Step 6: Coiled Wool is Loaded Into The Wool Room
The colors needed for each particular rug are loaded into the wool room, a special room for storing the manufacturer’s wool inventory.
Every time wool enters or leaves this room, it is weighed to keep an accurate account of how much is available and whether more wool needs to be dyed and stored.
Step 7: The Rug is Weaved
The coiled wool is then loaded onto the loom, which has already been set up with warp (vertical strands of foundational material).
Starting at the bottom of the rug, weavers feed wool in between the warp and tie knots on each one to secure it. This is also known as “weft.”
Each knot is tied using a small knife that’s used to both cut the wool and tie the knots. As it usually takes multiple artisans to create one rug, they work together to make sure the design comes out correctly.
Step 8: The Rug is Washed, Blocked and Stretched
Once weaving has finished, the rug is washed, blocked and stretched.
Washing helps to remove any loose material. The blocking and stretching process helps to flatten out the pile (fiber) and remove any wrinkles.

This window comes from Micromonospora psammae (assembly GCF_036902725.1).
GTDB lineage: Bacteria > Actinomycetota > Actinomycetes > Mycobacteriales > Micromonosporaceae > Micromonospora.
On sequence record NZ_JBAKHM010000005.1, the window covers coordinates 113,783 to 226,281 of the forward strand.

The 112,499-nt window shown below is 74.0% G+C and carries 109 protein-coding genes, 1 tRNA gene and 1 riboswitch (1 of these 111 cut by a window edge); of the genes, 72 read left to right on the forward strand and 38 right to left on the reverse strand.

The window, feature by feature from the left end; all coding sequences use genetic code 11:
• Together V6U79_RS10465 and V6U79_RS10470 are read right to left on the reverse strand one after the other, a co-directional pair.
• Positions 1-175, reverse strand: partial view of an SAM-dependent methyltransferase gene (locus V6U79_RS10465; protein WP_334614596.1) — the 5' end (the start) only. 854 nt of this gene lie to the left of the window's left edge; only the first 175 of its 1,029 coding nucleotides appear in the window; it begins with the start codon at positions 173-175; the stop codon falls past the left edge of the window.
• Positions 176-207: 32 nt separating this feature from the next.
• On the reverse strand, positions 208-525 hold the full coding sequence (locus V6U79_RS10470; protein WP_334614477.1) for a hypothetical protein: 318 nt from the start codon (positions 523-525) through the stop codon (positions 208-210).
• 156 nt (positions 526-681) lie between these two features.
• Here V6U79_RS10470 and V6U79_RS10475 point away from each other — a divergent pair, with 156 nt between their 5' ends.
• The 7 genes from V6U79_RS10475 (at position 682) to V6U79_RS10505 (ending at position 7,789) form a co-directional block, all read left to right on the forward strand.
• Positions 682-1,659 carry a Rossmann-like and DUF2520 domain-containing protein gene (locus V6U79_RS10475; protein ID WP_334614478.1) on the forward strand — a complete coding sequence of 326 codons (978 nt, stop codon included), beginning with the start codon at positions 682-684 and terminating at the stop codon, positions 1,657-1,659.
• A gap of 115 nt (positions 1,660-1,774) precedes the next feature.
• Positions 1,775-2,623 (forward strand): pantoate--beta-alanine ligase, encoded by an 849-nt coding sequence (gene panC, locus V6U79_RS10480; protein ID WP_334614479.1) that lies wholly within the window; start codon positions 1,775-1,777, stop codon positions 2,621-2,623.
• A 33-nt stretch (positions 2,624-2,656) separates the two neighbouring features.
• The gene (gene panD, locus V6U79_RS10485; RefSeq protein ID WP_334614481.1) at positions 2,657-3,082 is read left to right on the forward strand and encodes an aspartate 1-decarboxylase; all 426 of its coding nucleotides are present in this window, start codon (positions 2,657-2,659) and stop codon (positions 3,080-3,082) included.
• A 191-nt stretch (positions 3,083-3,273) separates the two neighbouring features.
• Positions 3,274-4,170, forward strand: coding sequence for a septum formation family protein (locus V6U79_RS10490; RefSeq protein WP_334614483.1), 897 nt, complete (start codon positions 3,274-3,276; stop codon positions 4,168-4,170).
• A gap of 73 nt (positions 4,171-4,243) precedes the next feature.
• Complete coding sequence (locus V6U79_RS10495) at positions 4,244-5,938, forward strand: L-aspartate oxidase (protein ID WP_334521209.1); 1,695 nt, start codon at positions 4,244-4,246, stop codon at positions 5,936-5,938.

The rug is then dried and stretched in the sun to create an even surface.
Step 9: Wrinkles Are Ironed Out and the Pile is Sheared
If wrinkles persist, they are ironed out.
The pile is sheared to remove any stray material. However, each artisan must be very careful, as one mistake could ruin the rug.
This is one instance where years of experience come in handy.
Step 10: Ends Are Secured
A weaver then secures the ends of the rug to keep the material in place.
Step 11: Final Trimming
Finally, the rug goes through a final trimming process to make sure any loose strands are removed.
The Work of Art is Finished
As you can see, the intricate designs of an oriental rug are evident in the detail and precision that goes into the rug making process.
An oriental rug is not only a decorative piece. It’s a work of art that brings with it a history of craftsmanship.
If you have any questions about this process or how our oriental rugs are made, feel free to comment below or get in touch with us here.